A Reading from the Book of Isaiah
The Lord will guide you continually,
and satisfy your needs in parched places,
and make your bones strong;
and you shall be like a watered garden,
like a spring of water,
whose waters never fail.
Your ancient ruins shall be rebuilt;
you shall raise up the foundations of many generations;
you shall be called the repairer of the breach,
the restorer of streets to live in.
When Rev. Hundley asked me earlier this year if I would be willing to offer a chapel talk at some point this fall, I was honored by the invitation, as I always value the chance to speak with you—to be part of this great communion, this great tradition of chapel that binds our community together. Although with so much else on our minds with the pandemic and school reopening, it did not occur to me at the time that the date Rev. Hundley had suggested for my chapel talk would be during the week of the presidential election. A daunting task during any election year, but especially so during 2020, a year that has come with so many complexities and challenges. As I prepared for today’s chapel talk, I’ve been thinking about how to provide some context for what we have experienced these past months—how to impart some sense of meaning to events that often seem to exceed our comprehension.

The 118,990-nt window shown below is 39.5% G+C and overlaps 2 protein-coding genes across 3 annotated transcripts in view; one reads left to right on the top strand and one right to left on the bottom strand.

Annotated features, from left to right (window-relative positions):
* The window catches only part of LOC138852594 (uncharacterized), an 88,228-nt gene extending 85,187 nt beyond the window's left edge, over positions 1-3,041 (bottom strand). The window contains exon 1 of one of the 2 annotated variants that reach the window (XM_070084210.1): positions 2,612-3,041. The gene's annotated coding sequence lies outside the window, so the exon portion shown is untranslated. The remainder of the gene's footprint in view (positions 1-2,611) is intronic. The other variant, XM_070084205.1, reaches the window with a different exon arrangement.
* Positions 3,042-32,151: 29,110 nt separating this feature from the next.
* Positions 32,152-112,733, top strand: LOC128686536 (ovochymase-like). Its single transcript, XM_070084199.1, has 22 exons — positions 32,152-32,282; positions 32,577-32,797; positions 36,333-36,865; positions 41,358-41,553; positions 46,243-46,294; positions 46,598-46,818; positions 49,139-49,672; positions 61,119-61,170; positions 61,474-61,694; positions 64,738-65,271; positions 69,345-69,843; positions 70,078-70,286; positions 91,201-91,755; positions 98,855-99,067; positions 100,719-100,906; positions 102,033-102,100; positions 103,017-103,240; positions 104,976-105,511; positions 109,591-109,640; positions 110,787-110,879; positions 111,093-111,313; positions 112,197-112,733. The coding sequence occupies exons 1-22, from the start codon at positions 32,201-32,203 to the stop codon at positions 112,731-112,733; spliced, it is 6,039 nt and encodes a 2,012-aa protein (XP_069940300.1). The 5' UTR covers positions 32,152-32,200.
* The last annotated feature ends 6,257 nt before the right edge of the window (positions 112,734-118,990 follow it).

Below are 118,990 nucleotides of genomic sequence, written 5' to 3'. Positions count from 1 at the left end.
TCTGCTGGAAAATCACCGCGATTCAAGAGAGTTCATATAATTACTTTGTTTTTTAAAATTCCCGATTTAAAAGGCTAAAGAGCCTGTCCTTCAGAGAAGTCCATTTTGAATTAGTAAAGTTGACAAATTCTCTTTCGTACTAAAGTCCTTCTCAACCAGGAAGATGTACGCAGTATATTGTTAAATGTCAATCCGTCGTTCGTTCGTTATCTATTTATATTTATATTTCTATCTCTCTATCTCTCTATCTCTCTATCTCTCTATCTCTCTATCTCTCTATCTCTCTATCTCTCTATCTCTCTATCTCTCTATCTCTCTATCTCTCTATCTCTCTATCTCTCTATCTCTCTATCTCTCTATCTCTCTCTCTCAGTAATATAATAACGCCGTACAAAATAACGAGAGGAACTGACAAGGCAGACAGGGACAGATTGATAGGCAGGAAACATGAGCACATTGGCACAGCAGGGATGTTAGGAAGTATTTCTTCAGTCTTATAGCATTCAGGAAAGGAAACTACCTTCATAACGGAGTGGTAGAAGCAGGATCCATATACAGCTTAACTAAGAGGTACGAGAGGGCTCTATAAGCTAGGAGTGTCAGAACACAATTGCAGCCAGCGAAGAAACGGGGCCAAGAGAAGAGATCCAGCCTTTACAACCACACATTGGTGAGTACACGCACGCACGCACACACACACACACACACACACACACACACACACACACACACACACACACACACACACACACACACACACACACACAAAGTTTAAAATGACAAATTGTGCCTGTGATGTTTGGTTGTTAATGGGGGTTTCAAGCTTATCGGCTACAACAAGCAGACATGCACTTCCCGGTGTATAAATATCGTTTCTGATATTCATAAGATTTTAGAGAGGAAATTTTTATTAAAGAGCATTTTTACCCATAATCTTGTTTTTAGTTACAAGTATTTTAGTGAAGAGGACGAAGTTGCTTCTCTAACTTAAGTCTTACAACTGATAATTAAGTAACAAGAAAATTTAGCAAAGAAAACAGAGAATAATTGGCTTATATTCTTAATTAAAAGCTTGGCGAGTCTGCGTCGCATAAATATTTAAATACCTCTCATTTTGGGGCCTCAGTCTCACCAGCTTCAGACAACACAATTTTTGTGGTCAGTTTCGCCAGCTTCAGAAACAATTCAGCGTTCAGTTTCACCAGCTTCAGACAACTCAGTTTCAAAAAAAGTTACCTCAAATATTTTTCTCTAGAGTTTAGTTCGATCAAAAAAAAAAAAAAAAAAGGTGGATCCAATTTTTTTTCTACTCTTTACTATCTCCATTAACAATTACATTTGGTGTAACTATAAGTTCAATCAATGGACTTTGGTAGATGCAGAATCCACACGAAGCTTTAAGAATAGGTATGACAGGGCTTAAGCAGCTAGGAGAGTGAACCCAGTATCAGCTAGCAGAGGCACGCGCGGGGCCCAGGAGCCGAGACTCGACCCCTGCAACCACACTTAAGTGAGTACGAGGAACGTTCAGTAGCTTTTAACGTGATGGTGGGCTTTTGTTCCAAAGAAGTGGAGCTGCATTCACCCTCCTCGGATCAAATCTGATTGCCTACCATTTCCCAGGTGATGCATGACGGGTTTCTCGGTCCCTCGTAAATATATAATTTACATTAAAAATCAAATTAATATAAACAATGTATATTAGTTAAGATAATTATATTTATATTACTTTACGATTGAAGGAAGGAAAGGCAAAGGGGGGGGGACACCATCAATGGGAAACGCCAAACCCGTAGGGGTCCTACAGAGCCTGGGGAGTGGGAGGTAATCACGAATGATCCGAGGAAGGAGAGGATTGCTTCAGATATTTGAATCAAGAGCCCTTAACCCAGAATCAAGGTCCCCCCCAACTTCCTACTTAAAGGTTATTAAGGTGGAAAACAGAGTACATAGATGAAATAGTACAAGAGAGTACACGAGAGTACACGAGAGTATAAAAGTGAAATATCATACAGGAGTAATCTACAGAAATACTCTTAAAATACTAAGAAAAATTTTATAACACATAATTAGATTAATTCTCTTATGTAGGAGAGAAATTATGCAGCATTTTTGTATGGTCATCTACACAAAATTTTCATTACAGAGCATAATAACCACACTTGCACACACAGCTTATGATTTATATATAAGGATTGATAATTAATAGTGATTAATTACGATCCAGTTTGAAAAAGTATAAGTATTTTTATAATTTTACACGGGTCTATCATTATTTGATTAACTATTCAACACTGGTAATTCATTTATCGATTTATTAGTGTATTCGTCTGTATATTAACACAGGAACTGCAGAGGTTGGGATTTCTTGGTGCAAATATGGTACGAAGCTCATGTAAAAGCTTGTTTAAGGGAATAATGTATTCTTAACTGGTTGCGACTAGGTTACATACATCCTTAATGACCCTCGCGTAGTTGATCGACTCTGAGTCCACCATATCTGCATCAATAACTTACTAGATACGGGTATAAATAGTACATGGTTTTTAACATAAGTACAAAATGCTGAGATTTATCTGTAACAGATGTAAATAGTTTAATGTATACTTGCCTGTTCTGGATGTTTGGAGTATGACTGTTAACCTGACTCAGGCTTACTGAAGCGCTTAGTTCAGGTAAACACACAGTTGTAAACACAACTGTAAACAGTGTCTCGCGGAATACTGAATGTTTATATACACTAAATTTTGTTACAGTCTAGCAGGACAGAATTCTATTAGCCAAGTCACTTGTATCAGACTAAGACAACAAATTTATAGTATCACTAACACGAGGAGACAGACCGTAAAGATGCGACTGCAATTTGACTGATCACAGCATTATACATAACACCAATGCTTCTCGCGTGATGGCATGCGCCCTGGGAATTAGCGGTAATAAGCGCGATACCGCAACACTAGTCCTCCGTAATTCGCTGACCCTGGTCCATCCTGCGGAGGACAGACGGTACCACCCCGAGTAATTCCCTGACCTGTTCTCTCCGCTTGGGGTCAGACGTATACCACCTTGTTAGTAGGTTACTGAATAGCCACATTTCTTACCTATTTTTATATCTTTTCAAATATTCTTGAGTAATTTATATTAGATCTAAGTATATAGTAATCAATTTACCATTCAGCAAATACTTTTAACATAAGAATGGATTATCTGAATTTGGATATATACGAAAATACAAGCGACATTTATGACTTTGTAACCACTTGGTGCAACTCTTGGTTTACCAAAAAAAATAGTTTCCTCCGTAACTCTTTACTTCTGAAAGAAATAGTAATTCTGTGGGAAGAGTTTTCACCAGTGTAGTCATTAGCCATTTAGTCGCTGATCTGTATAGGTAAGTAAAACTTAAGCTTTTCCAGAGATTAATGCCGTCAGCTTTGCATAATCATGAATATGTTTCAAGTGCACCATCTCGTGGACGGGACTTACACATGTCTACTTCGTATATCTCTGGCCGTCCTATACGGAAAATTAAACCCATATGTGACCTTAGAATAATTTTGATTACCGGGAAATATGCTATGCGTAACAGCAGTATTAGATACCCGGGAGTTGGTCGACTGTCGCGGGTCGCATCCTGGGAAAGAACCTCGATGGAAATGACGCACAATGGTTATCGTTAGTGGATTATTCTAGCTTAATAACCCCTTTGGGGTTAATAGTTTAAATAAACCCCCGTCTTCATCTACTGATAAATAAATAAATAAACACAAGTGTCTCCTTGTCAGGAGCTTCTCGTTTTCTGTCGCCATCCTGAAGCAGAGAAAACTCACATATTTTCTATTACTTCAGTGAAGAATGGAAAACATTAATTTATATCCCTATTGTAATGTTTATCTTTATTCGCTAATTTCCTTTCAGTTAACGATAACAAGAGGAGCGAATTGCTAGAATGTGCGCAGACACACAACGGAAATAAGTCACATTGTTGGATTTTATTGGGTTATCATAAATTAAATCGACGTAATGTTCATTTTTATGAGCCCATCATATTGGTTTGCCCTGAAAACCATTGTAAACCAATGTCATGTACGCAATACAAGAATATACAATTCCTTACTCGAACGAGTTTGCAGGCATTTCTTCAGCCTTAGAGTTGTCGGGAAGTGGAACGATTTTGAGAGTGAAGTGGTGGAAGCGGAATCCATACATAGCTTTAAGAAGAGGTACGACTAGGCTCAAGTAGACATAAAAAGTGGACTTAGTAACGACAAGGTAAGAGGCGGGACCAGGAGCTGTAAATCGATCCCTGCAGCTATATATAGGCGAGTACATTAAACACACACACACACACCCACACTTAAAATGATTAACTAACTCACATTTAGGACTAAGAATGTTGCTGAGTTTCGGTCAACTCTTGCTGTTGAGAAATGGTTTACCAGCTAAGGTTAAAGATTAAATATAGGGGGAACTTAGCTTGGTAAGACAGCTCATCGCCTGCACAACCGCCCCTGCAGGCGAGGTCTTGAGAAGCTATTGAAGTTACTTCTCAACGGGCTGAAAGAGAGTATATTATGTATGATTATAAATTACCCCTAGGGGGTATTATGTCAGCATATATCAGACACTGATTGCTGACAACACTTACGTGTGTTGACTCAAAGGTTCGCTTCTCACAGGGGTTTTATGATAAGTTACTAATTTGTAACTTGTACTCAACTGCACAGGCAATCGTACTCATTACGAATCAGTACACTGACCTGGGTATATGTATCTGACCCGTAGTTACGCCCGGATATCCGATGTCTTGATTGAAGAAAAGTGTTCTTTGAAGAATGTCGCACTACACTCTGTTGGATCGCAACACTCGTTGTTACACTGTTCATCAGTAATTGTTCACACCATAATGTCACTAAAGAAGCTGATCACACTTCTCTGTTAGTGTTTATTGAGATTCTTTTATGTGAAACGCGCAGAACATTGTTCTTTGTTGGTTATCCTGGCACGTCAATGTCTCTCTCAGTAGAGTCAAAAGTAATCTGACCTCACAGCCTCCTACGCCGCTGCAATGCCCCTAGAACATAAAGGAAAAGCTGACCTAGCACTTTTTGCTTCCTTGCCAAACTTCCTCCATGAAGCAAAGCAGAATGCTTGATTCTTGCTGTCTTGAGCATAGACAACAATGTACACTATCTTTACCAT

I’d like to begin by saying how truly wonderful it has been to welcome our boys back to school after many months of separation due to COVID-19. Your presence has restored our spirits, filled us again with a sense of hope and possibility, and reminded us of all that we love about this school.